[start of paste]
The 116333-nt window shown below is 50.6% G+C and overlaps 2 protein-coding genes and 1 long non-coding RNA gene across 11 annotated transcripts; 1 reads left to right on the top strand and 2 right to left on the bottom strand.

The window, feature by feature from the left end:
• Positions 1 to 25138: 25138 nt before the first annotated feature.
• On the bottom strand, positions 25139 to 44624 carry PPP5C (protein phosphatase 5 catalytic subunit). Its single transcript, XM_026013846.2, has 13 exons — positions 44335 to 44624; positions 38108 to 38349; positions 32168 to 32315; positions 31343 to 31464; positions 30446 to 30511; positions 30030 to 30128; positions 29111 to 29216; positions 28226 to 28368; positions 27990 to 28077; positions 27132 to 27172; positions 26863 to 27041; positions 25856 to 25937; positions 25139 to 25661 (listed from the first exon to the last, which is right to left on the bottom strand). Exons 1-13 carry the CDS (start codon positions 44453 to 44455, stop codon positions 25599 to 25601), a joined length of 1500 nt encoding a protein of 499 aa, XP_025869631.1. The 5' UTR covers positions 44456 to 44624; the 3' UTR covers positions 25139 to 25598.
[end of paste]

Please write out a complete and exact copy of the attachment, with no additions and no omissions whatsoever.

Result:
The 116333-nt window shown below is 50.6% G+C and overlaps 2 protein-coding genes and 1 long non-coding RNA gene across 11 annotated transcripts; 1 reads left to right on the top strand and 2 right to left on the bottom strand.

The window, feature by feature from the left end:
• Positions 1 to 25138: 25138 nt before the first annotated feature.
• On the bottom strand, positions 25139 to 44624 carry PPP5C (protein phosphatase 5 catalytic subunit). Its single transcript, XM_026013846.2, has 13 exons — positions 44335 to 44624; positions 38108 to 38349; positions 32168 to 32315; positions 31343 to 31464; positions 30446 to 30511; positions 30030 to 30128; positions 29111 to 29216; positions 28226 to 28368; positions 27990 to 28077; positions 27132 to 27172; positions 26863 to 27041; positions 25856 to 25937; positions 25139 to 25661 (listed from the first exon to the last, which is right to left on the bottom strand). Exons 1-13 carry the CDS (start codon positions 44453 to 44455, stop codon positions 25599 to 25601), a joined length of 1500 nt encoding a protein of 499 aa, XP_025869631.1. The 5' UTR covers positions 44456 to 44624; the 3' UTR covers positions 25139 to 25598.